Steep streets or Tertres


A “tertre” is defined as being a hillock of earth, a mound. It takes all his sense in Saint-Emilion where the village naturally provides slopes. The village has indeed successfully adapted itself by shaping its landscape with “tertres” designating these narrow streets of the city, steep and with uneven paving.

Four "tertre" allow to connect the high city to the low city:

  • from small pebbles of the Tertre of Cadène
  • to stones of the Tertre of the Tente and the Tertre of the Saint-Martin door
  • the most audacious will borrow the Tertre of the Valiant!

As for the origin of the cobblestones, you have to go across the Channel to find out. Further to the marriage of Alienor of Aquitaine and the future king of England, Henry II Plantagenet in 1152, the Guyenne - ancient name of Aquitaine - became English and stayed english until the end of the Hundred Years' War in 1453. Three centuries of domination, during which Kings of England are also dukes of Aquitaine and exercise their power over the region.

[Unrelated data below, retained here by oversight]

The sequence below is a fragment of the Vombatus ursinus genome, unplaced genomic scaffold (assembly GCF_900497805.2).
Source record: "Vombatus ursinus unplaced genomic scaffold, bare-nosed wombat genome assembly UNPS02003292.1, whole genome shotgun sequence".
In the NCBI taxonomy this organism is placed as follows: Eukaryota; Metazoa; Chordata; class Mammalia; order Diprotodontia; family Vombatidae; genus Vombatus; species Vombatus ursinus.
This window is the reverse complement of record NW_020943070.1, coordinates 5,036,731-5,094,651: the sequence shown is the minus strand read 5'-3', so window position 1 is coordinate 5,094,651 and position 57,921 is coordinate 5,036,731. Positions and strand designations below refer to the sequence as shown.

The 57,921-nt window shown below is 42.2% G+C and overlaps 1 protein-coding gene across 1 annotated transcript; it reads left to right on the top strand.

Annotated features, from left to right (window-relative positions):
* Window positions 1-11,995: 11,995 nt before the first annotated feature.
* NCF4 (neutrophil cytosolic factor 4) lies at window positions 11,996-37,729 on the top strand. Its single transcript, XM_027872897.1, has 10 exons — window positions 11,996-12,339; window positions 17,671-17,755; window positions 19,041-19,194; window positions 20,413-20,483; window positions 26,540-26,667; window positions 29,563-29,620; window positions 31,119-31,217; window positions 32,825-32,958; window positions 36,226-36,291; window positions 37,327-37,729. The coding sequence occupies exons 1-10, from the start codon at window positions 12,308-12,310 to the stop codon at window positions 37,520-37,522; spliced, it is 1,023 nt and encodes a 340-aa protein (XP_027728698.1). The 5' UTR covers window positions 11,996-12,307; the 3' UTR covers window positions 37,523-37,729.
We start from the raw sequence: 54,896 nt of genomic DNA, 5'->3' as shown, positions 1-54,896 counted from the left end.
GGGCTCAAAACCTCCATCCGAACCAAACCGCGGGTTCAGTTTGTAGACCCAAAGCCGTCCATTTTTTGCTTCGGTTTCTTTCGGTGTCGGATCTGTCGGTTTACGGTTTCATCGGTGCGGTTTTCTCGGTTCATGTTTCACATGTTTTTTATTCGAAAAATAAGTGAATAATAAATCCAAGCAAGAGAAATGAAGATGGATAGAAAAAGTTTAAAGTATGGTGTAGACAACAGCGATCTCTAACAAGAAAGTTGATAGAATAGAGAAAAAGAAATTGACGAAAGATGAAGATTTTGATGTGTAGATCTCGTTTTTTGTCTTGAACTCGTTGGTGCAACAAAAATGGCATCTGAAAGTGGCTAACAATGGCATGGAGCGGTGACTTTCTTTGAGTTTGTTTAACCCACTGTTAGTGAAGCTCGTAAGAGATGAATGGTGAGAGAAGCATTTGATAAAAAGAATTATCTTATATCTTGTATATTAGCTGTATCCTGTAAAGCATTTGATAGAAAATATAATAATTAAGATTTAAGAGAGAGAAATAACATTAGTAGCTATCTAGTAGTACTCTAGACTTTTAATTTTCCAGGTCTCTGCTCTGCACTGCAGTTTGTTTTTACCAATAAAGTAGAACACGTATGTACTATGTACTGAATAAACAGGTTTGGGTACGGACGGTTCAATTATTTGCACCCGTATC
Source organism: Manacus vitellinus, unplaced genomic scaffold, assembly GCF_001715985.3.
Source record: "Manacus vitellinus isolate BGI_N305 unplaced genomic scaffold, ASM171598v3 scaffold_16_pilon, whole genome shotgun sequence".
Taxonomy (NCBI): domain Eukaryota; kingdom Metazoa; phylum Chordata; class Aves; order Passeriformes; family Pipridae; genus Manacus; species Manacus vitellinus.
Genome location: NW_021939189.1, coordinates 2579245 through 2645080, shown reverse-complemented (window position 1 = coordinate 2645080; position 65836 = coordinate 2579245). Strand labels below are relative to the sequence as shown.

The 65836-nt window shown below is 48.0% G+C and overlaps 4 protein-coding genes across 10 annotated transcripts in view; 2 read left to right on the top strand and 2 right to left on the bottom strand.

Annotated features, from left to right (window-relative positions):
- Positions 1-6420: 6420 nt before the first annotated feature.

So these cobblestones originates from England. Indeed, on each of their boat trips, english people used little cobblestones to ballast their boats. Once they arrived in Aquitaine, the stones where removed, left there and replaced by wine barrels. The stones left on the shoreline of the Dordogne made the happiness of labourers.


Discover the rich heritage of Saint-Emilion during the visit of the city: "Saint-Emilion City Tour".




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